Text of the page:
One of the primary reasons for creating Collaborative Fund was to try and help solve a systemic problem for entrepreneurs. The problem was identifying investors whose values and structure aligned with the mission of the company.
It was based off of a simple question – If I were starting a business today who would I want to raise money from? The immediate answer was filled with familiar names of people and firms who have a great reputation for backing successful companies.
But when I took it one step further and thought specifically about the type of business I’d want to build, it became a much more complex equation. Here are some of the things that I envisioned:
- Mission driven
- Aggressively for-profit
- Disciplined and lean
- Generous and supportive of the employees and community
- Working towards solving a broad societal problem
- Affect culture and consumer behavior
And connected to all of these–
- Built to last (thinking 50 years … not 5)
This is where it got complicated.
Even if I could identify investors whose values aligned with these bullet points, most of them are hamstrung structurally. For example, most venture capital funds have a 10 year “life” – meaning after 10 years, the partnership winds down and anything that has not exited gets distributed to the individual limited partners. This is frowned upon as limited partners typically do not have the resources or time to manage so many investments on their own and their expectation and hope is that everything in the portfolio has exited prior to the ten year window. In some cases, a fund life will be extended by a year or two – but only if absolutely necessary.
For an entrepreneur this means as soon as you accept their investment, the clock starts ticking. And even if the partner who lead the investment genuinely feels the same way you do, they have a responsibility to their investors that eventually may diverge from the mission and goals of the company – especially if your wishlist is similar to the bullet points listed above.
And thus Collaborative Fund was born.
We assembled a group of investors who believed in this philosophy and opportunity – to structure a capital source fully aligned with the type of business we’d want to build. And while we utilized a fairly standard fund structure, we were explicit with our limited partners that we would need the flexibility and agility to adapt as the world changed.
To be clear, we were not the only choice in town. There are other capital sources that have flexibility and a longer term orientation. Folks like Omidyar Network, Knight Foundation, Case Foundation, Kapor Capital – all of which have provided for-profit investment to startups with a lot of the same values and expectations. We were excited to join this group and add our flavor into the mix.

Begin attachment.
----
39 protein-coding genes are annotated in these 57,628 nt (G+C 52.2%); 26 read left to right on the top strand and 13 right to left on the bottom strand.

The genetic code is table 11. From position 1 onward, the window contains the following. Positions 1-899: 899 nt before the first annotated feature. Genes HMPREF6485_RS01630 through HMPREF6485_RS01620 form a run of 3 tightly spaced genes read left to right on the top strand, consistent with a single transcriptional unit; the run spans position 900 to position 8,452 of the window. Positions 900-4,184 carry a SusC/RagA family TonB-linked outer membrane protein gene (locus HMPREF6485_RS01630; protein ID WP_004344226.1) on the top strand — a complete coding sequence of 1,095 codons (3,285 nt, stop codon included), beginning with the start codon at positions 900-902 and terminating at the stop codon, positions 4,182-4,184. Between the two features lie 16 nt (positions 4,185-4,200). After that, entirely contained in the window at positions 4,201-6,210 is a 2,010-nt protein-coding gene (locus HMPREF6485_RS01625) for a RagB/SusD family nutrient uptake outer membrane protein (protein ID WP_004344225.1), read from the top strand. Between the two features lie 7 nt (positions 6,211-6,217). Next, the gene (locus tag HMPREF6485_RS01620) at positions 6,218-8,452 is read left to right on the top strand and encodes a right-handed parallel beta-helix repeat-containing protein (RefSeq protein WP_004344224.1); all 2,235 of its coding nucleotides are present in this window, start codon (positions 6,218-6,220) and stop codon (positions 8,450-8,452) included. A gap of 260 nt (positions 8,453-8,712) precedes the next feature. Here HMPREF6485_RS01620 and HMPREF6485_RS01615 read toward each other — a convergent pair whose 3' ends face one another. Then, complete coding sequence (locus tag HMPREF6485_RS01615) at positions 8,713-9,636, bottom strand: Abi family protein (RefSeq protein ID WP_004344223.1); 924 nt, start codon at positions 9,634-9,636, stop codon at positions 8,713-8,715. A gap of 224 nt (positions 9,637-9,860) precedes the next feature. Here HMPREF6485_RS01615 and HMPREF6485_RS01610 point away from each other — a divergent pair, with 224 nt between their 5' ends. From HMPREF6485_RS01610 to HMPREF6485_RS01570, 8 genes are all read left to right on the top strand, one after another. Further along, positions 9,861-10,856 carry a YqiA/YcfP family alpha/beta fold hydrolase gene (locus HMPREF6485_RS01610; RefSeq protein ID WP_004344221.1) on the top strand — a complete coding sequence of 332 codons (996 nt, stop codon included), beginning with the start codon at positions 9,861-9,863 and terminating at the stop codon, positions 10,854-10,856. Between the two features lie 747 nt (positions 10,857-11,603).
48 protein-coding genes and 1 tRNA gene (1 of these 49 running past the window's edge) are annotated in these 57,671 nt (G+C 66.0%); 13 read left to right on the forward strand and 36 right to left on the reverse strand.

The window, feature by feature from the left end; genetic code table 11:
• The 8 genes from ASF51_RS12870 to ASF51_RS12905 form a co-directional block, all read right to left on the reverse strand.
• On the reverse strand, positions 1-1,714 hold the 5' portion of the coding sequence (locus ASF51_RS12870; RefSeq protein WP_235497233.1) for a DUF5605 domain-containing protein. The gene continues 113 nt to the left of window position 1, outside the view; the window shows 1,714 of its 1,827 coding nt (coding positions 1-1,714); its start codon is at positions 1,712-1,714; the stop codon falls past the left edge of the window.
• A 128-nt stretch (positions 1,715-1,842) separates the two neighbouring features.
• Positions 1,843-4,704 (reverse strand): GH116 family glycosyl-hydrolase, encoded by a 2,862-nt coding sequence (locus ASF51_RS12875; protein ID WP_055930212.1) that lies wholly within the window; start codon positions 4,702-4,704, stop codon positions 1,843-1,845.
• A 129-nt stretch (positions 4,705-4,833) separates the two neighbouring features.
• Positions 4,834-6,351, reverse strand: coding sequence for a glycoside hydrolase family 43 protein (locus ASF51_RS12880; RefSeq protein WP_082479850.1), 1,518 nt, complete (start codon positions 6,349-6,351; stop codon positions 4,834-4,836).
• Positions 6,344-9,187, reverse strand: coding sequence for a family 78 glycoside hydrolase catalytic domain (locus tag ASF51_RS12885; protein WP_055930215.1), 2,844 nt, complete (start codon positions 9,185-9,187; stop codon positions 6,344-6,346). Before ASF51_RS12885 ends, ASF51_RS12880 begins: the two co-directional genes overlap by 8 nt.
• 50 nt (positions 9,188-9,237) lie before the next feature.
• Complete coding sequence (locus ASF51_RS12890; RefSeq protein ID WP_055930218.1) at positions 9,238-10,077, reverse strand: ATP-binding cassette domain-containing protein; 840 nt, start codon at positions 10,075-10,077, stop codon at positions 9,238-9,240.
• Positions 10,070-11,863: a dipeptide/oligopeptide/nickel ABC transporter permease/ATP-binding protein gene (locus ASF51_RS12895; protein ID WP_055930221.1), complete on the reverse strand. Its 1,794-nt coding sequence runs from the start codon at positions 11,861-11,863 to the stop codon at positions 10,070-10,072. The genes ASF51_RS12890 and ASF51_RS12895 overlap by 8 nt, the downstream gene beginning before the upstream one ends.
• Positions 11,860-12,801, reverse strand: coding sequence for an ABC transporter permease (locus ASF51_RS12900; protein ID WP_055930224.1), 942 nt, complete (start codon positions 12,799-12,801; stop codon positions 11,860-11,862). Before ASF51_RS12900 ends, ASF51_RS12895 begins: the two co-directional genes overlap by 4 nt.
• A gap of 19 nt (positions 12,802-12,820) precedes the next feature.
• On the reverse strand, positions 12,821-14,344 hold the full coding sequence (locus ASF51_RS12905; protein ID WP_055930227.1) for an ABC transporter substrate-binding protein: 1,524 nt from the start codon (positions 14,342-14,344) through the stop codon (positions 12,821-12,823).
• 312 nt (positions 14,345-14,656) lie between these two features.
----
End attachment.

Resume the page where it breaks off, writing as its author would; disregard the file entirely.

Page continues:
Fast forward four years and we find some of the companies we’ve invested in asking a similar question to our original one, but focused more around how to find capital at a more mature point in their business versus the very beginning. Specifically, how to find partners in year five or six or ten who have the ability to provide significantly larger amounts of capital to help them scale the business while remaining independent and true to their original aspirations. And once again, we see an opportunity.
Meet Alignment Holdings.
We have created a new investment vehicle which is focused exclusively on providing capital to more mature businesses (ie. doing $10MM+ in revenue). In this case, we did not utilize a typical fund structure. We’ve setup a special purpose entity which allows us a lot of flexibility as to how to structure our investments and treat each case uniquely. The initial capital for Alignment Holdings comes from some of the same investors as Collaborative Fund.
Think of it as a macro investment thesis (same as Collaborative Fund) but applied at a different stage/asset class.
Initially leading this effort is Doug Smith. Doug is an integral part of Collaborative Fund. He has been an investor from the beginning and a part of the investment committee. As background, Doug is a Vice President and principal of Wesray Capital, LLC and Van Beuren Management, Inc. (family office organization for Raymond Chambers) and has worked for Wesray and affiliates since 1986. His primary responsibility at Van Beuren Management relates to the oversight of private equity and other privately held illiquid investment holdings, including venture and real estate funds, direct investments, co-investments and other alternative strategies, including many “double bottom line” initiatives.
For those who are not familiar, Wesray Capital was an early pioneer in private equity and leveraged buyout investments and produced fantastic returns to their investors.
In other words, we think we have just the right person to help us navigate this new endeavor and help ensure that we are financially rigorous while creative and flexible.
To that end, we are busy working on our first investment and plan to share more exciting news in the near future. If interested, please follow along @collabfund.